Amazon Offers Unlimited Cloud Storage for Individuals: How Does It Compare to OneDrive?

Posted on March 26, 2015 by Paul Thurrott in OneDrive with 0 Comments

This week, Amazon unveiled new unlimited plans for its Cloud Drive personal cloud storage service. How do these new plans compare to other cloud services for individuals, especially OneDrive?

On the surface, the Amazon Cloud Drive plans are certainly reasonable. There are two new choices:

Unlimited Photos Plan. This lets you store “an infinite number of photos in Cloud Drive” for just $11.99 per year. This includes existing photo collections, which you can upload from your PC with a Cloud Drive app as well as all future photos you take with smart phones or cameras. Additionally, this plan provides 5 GB of additional storage for videos or other documents and files.

Unlimited Everything Plan. This plan lets you store “an infinite number of new and existing photos, videos, files, documents, movies, and music in Cloud Drive” for just $59.99 per year.

It should be noted that Amazon Prime subscribers—like me—already get unlimited photo storage, as well as an additional 5 GB of Amazon Cloud Drive storage, as part of their subscription (which costs $100 per year). So if you’re already paying for Prime, the Unlimited Photos plan is superfluous.

So, these are good deals, obviously. But this isn’t a slam dunk for Amazon.

Microsoft doesn’t offer OneDrive storage plans that compete with this, but it doesn’t have to thanks to Office 365. You can get Office 365 Personal for $69.99 a year—just $10 more than the Cloud Drive Unlimited Everything Plan—and that provides unlimited cloud storage plus a fully working copy of Office 2013 on PC or Mac and full functionality for mobile Office apps on Android, iOS, Windows and Windows Phone. Or you can pay $99.99 per year–$40 more than Unlimited Photos and get full Office and unlimited storage for up to five family members.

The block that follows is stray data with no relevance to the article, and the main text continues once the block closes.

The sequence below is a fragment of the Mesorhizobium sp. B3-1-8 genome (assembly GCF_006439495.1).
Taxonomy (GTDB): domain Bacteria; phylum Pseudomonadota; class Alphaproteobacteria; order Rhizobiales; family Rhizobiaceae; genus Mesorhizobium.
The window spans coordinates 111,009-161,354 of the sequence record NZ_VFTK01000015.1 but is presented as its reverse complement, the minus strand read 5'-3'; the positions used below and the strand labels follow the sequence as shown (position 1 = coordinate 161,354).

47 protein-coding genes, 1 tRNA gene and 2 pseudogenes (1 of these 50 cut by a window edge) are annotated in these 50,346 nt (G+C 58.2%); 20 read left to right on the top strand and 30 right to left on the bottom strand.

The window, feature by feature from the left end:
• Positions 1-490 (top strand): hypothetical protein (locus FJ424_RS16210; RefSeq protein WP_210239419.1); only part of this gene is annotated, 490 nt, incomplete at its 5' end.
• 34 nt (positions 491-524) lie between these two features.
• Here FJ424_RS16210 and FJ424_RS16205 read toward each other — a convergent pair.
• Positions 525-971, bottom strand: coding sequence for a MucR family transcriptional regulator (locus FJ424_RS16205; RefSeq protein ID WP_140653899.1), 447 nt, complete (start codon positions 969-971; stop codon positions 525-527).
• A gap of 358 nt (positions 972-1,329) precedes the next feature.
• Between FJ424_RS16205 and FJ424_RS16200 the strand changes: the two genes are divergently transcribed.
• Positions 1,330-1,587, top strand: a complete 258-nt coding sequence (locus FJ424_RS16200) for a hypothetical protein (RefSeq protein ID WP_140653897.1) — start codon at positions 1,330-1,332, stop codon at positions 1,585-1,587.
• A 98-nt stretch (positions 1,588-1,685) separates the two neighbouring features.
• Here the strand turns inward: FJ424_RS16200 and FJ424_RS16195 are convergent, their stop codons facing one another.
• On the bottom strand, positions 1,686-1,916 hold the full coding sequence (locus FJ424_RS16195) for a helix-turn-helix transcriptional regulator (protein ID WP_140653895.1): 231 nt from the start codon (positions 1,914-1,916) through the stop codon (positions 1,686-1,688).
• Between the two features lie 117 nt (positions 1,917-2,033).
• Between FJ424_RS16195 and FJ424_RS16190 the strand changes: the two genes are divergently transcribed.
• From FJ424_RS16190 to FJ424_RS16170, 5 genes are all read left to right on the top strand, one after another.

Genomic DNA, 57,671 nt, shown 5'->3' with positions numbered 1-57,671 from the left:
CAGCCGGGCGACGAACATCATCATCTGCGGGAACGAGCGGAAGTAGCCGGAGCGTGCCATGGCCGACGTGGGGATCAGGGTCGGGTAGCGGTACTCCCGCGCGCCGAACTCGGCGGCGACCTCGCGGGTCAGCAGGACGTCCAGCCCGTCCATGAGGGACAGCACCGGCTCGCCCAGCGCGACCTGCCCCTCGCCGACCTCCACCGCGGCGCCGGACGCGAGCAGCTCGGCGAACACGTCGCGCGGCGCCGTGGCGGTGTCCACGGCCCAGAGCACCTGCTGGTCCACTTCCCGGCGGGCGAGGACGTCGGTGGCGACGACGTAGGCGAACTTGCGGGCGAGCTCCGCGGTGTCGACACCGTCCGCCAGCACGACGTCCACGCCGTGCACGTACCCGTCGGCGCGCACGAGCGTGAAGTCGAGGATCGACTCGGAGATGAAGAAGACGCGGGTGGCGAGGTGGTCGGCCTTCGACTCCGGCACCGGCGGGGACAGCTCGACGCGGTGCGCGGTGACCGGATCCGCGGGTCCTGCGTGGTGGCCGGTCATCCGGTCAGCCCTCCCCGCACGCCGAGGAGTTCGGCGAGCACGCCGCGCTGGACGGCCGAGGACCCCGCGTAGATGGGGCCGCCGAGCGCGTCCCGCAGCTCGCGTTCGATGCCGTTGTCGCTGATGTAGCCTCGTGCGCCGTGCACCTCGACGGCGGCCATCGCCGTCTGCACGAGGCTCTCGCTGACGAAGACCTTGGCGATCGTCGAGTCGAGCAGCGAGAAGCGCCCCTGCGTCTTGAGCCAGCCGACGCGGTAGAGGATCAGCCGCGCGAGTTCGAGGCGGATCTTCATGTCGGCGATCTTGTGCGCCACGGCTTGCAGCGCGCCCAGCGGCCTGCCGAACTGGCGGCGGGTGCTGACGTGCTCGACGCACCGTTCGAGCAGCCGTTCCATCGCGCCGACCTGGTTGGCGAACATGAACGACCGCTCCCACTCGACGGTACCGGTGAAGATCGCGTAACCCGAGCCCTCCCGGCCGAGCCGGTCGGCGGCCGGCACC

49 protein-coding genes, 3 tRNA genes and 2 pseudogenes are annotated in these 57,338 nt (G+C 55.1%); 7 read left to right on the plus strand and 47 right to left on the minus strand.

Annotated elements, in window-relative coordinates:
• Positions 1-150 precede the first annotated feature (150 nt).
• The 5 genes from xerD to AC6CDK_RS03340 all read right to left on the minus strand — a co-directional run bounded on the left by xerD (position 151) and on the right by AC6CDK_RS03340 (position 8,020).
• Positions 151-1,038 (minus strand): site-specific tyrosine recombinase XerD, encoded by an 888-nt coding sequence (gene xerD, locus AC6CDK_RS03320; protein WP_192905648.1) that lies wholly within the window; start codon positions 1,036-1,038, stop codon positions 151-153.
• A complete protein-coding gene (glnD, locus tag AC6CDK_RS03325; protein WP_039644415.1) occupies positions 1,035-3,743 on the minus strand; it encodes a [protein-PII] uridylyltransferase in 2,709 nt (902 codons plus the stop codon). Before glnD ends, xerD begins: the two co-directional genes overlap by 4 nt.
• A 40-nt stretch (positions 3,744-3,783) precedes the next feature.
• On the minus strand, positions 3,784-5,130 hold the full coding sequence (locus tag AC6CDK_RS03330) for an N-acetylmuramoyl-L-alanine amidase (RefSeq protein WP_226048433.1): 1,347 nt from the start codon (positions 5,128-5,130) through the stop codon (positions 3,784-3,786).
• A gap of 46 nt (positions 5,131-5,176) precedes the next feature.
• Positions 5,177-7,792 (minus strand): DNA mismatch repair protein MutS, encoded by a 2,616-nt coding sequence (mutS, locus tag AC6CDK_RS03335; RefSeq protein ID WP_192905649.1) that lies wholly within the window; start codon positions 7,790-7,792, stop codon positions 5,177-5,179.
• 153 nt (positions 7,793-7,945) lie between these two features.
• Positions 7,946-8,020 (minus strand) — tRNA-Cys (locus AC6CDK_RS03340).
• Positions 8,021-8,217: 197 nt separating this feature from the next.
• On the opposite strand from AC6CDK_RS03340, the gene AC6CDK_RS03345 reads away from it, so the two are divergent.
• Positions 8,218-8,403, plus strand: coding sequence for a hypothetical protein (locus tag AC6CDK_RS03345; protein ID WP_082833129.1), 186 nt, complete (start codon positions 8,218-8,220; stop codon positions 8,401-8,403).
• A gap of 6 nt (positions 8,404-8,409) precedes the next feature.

Adding to OneDrive’s advantage, most people who start storing their photos in a cloud service are likely doing so because it integrates with their smart phone, and aside from the few people using Fire Phone, there isn’t a big audience for Amazon’s Cloud Drive mobile apps. Amazon does make this app available for both Android and iPhone as well, but not Windows Phone. Meanwhile, OneDrive is available on all mobile platforms—Amazon, iOS, Google Play/Android, Windows Phone and Windows—with automatic photo backup, and it’s on PC and Mac too.

As for other personal cloud storage services, none are truly competitive.

Google Drive supports Android and iOS only and provides 1 TB of storage for $120 per year. There is no unlimited plan, but if you’re willing to pay $3600 per year, you can have 30 TB of space.

Apple iCloud supports only iOS mobile devices (there are PC and Mac clients though) and provides 1 TB of storage at a cost of $240 per year. There is no unlimited plan.

Dropbox supports all major mobile platforms, and PC and Mac, but it’s expensive: 1 TB of storage (Dropbox Pro) costs $120 per year. An unlimited plan (Dropbox for Business) is $180 per year.

Ultimately, while price is obviously a concern, another central part of this decision involves the platforms you use. And if you’re a Windows user at all—even if you use Android and/or iOS devices too—or a Mac user, for that matter, Office 365 plus OneDrive is simply the best deal there is. Period.

My advice? If you’re an individual, subscribe to Office 365 Personal for $69.99 per year and enjoy full Office on PCs, Macs, and devices, unlimited OneDrive cloud storage, and automatic photo backup on your phones. Or, subscribe to Office 365 Home for $99.99 per year, and get the exact same benefits but for up to five people. That’s five people getting unlimited cloud storage.

It’s a no brainer.

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